Driving After Rotator Cuff Surgery
It is normal to want to get back into your usual routine as soon as possible after surgery. However, it is important to wait until you are safely able to drive before returning to driving after rotator cuff surgery. Your own post surgery wellbeing, as well as the safety of others on the road, could be at risk if you choose to drive too soon.
Adelaide Orthopaedic Surgeon Dr James McLean’s recommendations on this page are a rough guide to driving after rotator cuff surgery. Use this guide for reference only. To avoid disappointment, please discuss your individual situation and expected recovery milestones with Dr McLean prior to your scheduled surgery.
How soon can I drive after rotator cuff surgery?
After your surgery, you will be encouraged to protect your surgical repair. Your arm will be immobilised in a sling for a minimum of 2 weeks (up to 12 weeks).
It is recommended that you wait for at least 6-8 weeks before getting back behind the wheel.
Operating a car with one arm is dangerous and should be avoided. Driving too soon also increases your risk of damaging your shoulder in an emergency stop situation. In addition, pain medication may impair your ability to drive safely.
You should not attempt to drive until you are out of your sling, your pain has subsided and you can confidently perform manoeuvres needed for safe driving.
Ortho SA Dr James McLean can give you a professional assessment of your ability to drive safely during your consultation. For more advice about rotator cuff surgery recovery, see this page.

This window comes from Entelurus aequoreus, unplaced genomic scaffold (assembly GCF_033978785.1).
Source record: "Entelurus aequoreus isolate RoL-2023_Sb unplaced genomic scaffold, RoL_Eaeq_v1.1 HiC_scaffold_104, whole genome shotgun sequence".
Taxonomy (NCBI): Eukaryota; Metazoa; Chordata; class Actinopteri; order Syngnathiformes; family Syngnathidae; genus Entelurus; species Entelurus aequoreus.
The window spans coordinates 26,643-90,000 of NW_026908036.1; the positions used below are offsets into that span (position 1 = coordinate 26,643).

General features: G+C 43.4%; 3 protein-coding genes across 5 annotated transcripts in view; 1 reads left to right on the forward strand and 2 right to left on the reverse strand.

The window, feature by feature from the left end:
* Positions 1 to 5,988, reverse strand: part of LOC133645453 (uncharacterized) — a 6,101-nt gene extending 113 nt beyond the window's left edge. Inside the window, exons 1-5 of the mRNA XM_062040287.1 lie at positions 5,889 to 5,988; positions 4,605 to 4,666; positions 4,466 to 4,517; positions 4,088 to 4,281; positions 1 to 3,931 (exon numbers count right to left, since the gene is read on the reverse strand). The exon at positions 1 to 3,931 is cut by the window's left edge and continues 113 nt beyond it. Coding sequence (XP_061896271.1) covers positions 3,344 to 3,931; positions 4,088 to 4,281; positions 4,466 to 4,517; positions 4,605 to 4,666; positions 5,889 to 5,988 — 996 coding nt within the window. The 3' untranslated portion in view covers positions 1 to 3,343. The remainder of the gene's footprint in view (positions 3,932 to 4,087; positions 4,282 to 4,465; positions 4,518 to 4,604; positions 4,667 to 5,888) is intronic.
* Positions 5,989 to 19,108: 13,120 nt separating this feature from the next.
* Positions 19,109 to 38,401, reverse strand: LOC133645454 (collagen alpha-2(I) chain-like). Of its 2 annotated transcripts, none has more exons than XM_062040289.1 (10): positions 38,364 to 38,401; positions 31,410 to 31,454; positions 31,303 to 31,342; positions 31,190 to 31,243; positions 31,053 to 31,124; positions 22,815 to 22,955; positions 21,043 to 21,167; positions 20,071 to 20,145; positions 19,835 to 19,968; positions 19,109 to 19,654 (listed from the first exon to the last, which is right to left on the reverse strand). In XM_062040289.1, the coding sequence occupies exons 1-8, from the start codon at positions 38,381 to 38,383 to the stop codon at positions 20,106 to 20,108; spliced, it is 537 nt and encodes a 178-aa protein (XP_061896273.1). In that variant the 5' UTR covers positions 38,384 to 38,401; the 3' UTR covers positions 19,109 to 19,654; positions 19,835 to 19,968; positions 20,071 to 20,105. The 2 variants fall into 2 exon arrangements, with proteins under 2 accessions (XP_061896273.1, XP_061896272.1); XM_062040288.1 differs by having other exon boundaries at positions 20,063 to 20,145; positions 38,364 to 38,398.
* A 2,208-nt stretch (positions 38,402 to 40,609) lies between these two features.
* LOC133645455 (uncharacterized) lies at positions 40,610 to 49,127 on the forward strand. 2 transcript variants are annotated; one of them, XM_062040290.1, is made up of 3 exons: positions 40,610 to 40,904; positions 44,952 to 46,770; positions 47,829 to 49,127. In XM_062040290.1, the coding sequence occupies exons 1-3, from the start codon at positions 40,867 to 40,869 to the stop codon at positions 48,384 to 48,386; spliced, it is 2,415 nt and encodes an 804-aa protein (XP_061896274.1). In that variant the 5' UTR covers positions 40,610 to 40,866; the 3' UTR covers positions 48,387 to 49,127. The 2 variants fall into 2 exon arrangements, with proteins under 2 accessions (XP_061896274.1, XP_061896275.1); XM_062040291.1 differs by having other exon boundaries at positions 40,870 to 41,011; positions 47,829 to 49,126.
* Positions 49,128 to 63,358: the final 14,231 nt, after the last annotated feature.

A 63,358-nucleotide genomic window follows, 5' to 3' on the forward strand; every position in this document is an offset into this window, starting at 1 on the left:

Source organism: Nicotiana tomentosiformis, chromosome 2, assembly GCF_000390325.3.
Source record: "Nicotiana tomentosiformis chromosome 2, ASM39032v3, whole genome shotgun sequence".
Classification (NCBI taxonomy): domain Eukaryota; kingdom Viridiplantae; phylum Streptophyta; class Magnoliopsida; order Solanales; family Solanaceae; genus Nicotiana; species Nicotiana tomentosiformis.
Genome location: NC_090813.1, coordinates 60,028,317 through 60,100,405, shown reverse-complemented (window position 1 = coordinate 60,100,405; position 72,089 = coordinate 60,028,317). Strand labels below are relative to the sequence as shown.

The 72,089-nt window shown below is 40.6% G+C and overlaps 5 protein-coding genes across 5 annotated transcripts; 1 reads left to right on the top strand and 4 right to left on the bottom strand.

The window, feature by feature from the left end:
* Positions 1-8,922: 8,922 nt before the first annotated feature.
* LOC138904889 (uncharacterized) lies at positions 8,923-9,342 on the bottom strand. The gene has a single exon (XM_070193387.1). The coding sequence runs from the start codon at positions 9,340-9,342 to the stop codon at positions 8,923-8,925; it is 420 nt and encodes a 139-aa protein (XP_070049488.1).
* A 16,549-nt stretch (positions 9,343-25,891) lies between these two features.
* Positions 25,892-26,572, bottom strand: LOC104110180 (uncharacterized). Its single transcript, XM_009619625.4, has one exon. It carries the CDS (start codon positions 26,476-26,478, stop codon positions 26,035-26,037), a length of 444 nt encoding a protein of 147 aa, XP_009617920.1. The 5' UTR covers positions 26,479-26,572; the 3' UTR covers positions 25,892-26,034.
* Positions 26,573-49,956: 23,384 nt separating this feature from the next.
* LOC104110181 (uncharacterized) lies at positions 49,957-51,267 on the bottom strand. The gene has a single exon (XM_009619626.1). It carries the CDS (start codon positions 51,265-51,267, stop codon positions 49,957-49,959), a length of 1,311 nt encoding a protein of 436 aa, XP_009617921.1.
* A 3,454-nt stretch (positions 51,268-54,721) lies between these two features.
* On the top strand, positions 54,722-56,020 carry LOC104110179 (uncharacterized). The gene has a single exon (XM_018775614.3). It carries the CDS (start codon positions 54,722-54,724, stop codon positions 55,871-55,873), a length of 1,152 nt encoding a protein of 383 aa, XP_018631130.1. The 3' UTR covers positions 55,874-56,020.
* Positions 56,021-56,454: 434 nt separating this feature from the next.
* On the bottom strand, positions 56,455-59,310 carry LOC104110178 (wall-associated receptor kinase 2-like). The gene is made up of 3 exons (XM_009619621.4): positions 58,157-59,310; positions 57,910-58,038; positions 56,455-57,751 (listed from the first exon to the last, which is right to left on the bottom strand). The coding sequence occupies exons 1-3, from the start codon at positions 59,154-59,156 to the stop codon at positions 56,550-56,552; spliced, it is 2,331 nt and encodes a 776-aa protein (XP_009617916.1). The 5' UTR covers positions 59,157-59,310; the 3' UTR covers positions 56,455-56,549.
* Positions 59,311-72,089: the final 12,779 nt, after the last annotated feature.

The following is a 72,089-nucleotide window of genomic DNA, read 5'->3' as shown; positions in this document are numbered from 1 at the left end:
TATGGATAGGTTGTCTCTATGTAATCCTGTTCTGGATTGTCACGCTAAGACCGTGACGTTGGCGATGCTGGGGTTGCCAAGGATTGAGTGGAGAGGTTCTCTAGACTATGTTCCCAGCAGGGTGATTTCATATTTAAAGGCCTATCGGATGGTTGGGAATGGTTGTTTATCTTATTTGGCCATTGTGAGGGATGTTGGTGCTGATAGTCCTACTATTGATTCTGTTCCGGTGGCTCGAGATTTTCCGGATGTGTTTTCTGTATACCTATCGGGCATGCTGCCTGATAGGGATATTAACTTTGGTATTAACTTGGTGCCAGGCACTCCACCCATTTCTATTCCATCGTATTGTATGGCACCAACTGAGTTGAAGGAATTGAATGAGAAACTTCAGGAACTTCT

Returning to safe driving
Your shoulder must be healed enough for you to safely control your vehicle under all conditions before you get back behind the wheel.
Consider the following before deciding to drive again:
- The type of car you drive (manual, power steering)
- Driving conditions (bad weather, poor light)
- Your journey length (longer trips may fatigue you)
- The level of pain you’re in
- Functionality in your shoulder and arm
- Your mental capacity to drive (lucid, medicated or distracted by pain)
Test your driving ability in a safe environment (such as an empty car park) before going back on the road. If you can safely and repeatedly perform the manoeuvres driving requires – including emergency stops – you may consider returning to driving.
Do not push yourself – begin with short trips accompanied by another driver and gradually build up to your old routine.
Car insurance considerations
Your car insurance may not cover you for a certain period of time after your surgery, especially if you are taking pain medication. Before you get back behind the wheel, discuss your policy restrictions with your insurer.
Driving and pain relief
Dr McLean may prescribe anti-inflammatory or pain medication for the first few weeks post-surgery. Pain medication can affect your ability to drive safely by interfering with your judgement, reaction time and ability to concentrate. DO NOT drive while under the influence of pain medication.
How Orthopaedic Surgeon Dr James McLean can help
To avoid disappointment, prior to surgery discuss your post-operative recovery schedule and expected recovery milestones with Dr McLean. If you are considering flying after rotator cuff surgery, please read the flying after rotator cuff surgery guide here.
To book an appointment at one of our many Adelaide locations, click here or phone 08 8267 8292.